My response to these comments was two-fold. The first was to challenge my understanding of fascism, and then, having assured myself that I understood the idea, and did not need a major rethink, to try and figure out what prompted the poster to use the word "fascist".

I leave my regular readers to answer that one, because, messages in bottles are ok, but once in a while you need to have discourse*

"According to Foucault, truth, morality, and meaning are created through discourse*. Every age has a dominant group of discursive elements that people live in unconsciously."

(anal seepage type posts will resume shortly) 


Norton Folgate said...

I'm quite surprised posts mentioning "anal seepage" weren't immediately construed to be homophobic by somebody.

Being called a fascist is par for the course when encountering any strident lefty just before he demands the right to remove your freedom of speech.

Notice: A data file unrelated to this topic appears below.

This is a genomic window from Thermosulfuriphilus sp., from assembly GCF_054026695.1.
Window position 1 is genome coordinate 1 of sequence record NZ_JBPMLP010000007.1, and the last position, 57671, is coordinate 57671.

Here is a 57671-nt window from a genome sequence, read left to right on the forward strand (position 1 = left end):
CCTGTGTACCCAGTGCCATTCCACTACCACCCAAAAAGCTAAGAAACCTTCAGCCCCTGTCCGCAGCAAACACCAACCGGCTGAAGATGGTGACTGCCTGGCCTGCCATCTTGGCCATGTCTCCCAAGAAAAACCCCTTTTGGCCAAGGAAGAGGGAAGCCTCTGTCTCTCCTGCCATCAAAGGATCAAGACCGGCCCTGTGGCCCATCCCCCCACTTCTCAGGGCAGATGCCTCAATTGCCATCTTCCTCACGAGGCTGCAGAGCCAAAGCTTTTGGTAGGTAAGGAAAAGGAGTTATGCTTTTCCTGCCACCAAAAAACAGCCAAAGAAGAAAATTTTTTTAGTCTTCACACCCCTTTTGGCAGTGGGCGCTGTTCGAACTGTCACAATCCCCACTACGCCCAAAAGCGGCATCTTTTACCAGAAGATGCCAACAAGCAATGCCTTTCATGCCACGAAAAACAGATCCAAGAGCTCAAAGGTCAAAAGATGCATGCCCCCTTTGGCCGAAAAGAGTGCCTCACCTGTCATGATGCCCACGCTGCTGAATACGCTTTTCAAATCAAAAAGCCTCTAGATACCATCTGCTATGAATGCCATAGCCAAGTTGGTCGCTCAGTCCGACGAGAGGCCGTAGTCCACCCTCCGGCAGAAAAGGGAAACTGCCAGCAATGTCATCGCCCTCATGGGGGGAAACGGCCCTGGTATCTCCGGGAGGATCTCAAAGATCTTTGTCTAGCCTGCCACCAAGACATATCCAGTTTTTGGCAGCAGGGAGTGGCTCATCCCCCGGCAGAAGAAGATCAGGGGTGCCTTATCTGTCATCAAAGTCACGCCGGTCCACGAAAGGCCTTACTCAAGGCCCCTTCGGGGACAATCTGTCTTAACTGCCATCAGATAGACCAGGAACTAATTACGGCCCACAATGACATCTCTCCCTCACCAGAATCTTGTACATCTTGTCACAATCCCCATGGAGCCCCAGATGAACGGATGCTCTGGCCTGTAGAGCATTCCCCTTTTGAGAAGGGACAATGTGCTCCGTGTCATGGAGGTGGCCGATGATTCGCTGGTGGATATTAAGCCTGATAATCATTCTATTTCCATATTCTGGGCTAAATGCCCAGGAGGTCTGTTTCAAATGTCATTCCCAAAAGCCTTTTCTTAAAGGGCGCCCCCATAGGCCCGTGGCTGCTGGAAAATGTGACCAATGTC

Ruth@VS said...

A good post, WW. Part of our problem these days is that we have been trained to self-censor certain things. I used to work in the public sector where "equalities" training was (and still is) de rigueur, and most of this training consists of what not to say. I only once encountered a (black) trainer who was brave enough to voice what people actually think and allow people to express it without being judgmental. The fact is, we all have pre-conceived views of some kind based on our life experience, whether we see "fascism" all around us, or "racism" or think that every child criminal can be rehabilitated and live in a nice, fluffy world. The key is to be able to discuss them, challenge our perceptions and accept views different from our own. That is freedom of speech, a rare commodity to be treasured.

Condolence Messages said...

Wao what a very nice post. thanks for sharing it...

Adrian Mountebank said...

Friend of mine asked me to post this for him. He's too busy today to do it himself.